According to experts, uterine cancer rates soar especially among black women

Frightening statistics indicate that death from uterine cancer has risen 21% in the last two decades.

The medical and scientific advances in the last 20 years have brought a dramatic change to the prognosis of cancer patients. The statistics for recovery from previously deadly cancers has risen dramatically, with one frightening exception.

According to experts, uterine cancer is more prevalent and deadlier than ever, with a particularly high incidence in black women.


A report released by the Center for Disease Control clearly states that uterine cancer diagnoses and deaths are on the rise despite the dramatic progress achieved against most other cancers since 1999.

The numbers are clear - and terrifying. Diagnoses of uterine cancer are up 12% in the overall population, and deaths are up 21%.

Uterine cancer cases are being diagnosed at a later stage among black women, who are twice as likely to die of the disease than patients of any other racial group.

Women who experience any or all of the described symptoms should contact their doctor immediately.


Uterine cancer, also called endometrial or womb cancer, starts in the lining of the uterus. It can spread, infecting the cervix, the outer lining of the womb, the ovaries, the Fallopian tubes, the vagina, and the vulva.

This cancer is often called the "silent killer" because the first tell-tale signs are often disregarded by women.


Unlike cervical cancer, uterine cancer cannot be diagnosed by a routine test such as the PAP smear or a pelvic exam.

Most of the women eventually diagnosed with uterine cancer report abnormal vaginal bleeding, changes in their periods, bleeding after menopause and pain during intercourse.

Since none of these symptoms are exclusive to uterine cancer, many women and their physicians have difficulty pinpointing the deadly culprit.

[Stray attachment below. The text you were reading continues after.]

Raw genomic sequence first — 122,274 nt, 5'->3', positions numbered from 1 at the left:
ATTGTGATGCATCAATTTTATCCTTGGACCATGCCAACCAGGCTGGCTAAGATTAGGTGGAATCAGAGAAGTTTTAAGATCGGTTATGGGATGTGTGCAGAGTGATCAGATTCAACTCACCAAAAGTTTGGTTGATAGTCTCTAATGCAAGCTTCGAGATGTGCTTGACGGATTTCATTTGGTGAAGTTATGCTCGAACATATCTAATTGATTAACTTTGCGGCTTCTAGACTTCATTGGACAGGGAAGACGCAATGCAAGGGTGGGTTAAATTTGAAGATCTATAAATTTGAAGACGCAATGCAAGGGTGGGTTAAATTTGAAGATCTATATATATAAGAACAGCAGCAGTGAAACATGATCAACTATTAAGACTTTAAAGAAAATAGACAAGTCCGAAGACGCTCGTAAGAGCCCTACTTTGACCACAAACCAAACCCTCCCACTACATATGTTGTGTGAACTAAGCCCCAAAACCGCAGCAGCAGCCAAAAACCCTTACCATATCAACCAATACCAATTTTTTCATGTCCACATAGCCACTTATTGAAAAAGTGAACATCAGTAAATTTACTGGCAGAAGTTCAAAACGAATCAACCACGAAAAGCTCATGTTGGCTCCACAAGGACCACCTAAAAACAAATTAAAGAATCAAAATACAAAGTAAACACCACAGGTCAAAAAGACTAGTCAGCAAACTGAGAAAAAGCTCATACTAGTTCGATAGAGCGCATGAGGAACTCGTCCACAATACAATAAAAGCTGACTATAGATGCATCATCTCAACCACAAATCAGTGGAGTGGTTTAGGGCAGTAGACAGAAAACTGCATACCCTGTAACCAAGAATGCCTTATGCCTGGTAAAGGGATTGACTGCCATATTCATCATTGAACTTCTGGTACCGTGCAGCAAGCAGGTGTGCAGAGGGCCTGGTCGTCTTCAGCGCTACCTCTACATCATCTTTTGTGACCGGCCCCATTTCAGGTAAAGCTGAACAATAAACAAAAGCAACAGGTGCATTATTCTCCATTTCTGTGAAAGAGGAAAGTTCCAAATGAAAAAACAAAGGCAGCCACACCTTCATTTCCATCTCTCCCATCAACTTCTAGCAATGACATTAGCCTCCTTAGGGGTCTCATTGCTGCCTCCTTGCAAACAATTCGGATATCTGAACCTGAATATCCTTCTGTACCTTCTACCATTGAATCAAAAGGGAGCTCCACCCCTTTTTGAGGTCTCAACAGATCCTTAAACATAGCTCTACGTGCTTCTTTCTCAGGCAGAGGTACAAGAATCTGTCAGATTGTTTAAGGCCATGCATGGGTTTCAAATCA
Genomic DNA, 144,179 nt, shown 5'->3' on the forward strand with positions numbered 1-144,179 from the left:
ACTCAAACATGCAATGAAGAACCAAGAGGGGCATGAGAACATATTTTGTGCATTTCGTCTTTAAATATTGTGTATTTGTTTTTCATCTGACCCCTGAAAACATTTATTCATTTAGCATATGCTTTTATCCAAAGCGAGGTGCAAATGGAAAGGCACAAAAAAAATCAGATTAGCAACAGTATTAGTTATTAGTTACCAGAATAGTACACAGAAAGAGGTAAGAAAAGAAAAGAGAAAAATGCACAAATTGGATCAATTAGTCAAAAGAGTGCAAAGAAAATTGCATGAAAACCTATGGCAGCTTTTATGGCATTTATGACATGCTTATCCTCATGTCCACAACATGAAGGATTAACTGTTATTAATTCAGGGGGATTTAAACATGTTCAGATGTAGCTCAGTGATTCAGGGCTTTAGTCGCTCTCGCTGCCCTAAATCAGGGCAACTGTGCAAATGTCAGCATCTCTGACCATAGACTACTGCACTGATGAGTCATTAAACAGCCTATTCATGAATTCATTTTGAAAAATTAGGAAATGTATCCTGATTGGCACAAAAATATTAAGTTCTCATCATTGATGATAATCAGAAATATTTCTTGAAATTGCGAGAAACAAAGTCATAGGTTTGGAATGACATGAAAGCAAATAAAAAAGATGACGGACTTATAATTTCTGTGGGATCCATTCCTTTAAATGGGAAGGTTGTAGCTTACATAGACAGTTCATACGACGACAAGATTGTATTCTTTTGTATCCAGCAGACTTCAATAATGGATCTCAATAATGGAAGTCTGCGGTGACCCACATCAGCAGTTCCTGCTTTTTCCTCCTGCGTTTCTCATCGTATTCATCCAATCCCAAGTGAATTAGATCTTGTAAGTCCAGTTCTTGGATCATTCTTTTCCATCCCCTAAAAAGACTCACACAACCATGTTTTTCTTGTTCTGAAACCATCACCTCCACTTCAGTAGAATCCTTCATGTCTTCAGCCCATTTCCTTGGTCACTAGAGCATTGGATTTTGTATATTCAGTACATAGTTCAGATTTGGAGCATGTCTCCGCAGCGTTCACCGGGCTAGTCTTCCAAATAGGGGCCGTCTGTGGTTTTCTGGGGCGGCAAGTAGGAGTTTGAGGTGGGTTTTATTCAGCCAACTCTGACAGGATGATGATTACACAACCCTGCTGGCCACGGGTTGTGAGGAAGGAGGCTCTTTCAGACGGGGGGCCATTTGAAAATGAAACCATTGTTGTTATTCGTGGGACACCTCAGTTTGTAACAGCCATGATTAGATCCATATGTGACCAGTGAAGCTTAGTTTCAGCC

Contributing factors to uterine cancer are obesity - which quadruples the risk - and colon cancer. Women who experience any or all of the described symptoms should contact their doctor immediately.

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One of the risk factors for uterine cancer is having colon cancer.  Jennifer Waller, a 32-year-old nurse from New Jersey is well aware of that fact.

Jennifer was diagnosed with colon cancer and she is appealing to both men and women to have themselves screened regularly: 

"I was diagnosed with malignant cancer [six] days ago, and I want to make sure other young people get screened."

Jennifer posted an alert on social media because people are not encouraged to test for colon cancer until after they are 50 years old. 

Some of the factors that increase the risk of colon cancer are being overweight, physically inactive, eat a diet high in red meat, smoke, and suffer from alcoholism.

Sadly, many often put off the warning signs as something innocuous and may discover they suffer from colon cancer at an advanced stage, when the disease is much harder to eradicate.   

ⓘ The information in this article is not intended or implied to be a substitute for professional medical advice, diagnosis or treatment. All content, including text, and images contained on, or available through this NEWS.AMOMAMA.COM is for general information purposes only. NEWS.AMOMAMA.COM does not take responsibility for any action taken as a result of reading this article. Before undertaking any course of treatment please consult with your healthcare provider.

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